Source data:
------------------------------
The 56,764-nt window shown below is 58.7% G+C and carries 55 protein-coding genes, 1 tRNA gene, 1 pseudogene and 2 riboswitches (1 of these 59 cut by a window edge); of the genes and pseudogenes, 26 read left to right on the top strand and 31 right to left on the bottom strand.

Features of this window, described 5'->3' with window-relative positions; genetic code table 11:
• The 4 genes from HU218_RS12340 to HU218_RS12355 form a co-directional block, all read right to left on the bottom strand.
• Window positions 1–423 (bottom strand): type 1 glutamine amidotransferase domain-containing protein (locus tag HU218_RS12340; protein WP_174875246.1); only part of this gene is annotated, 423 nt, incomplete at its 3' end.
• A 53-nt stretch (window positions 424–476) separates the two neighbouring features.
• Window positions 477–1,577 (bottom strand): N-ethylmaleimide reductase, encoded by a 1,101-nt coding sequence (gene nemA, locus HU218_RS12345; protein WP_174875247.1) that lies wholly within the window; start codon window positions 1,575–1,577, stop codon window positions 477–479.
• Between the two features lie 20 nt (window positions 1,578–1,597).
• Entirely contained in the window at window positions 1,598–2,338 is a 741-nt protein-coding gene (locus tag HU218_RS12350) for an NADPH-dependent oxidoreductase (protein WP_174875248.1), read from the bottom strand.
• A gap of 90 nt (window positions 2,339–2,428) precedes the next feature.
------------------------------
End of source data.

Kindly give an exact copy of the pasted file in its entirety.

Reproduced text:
The 56,764-nt window shown below is 58.7% G+C and carries 55 protein-coding genes, 1 tRNA gene, 1 pseudogene and 2 riboswitches (1 of these 59 cut by a window edge); of the genes and pseudogenes, 26 read left to right on the top strand and 31 right to left on the bottom strand.

Features of this window, described 5'->3' with window-relative positions; genetic code table 11:
• The 4 genes from HU218_RS12340 to HU218_RS12355 form a co-directional block, all read right to left on the bottom strand.
• Window positions 1–423 (bottom strand): type 1 glutamine amidotransferase domain-containing protein (locus tag HU218_RS12340; protein WP_174875246.1); only part of this gene is annotated, 423 nt, incomplete at its 3' end.
• A 53-nt stretch (window positions 424–476) separates the two neighbouring features.
• Window positions 477–1,577 (bottom strand): N-ethylmaleimide reductase, encoded by a 1,101-nt coding sequence (gene nemA, locus HU218_RS12345; protein WP_174875247.1) that lies wholly within the window; start codon window positions 1,575–1,577, stop codon window positions 477–479.
• Between the two features lie 20 nt (window positions 1,578–1,597).
• Entirely contained in the window at window positions 1,598–2,338 is a 741-nt protein-coding gene (locus tag HU218_RS12350) for an NADPH-dependent oxidoreductase (protein WP_174875248.1), read from the bottom strand.
• A gap of 90 nt (window positions 2,339–2,428) precedes the next feature.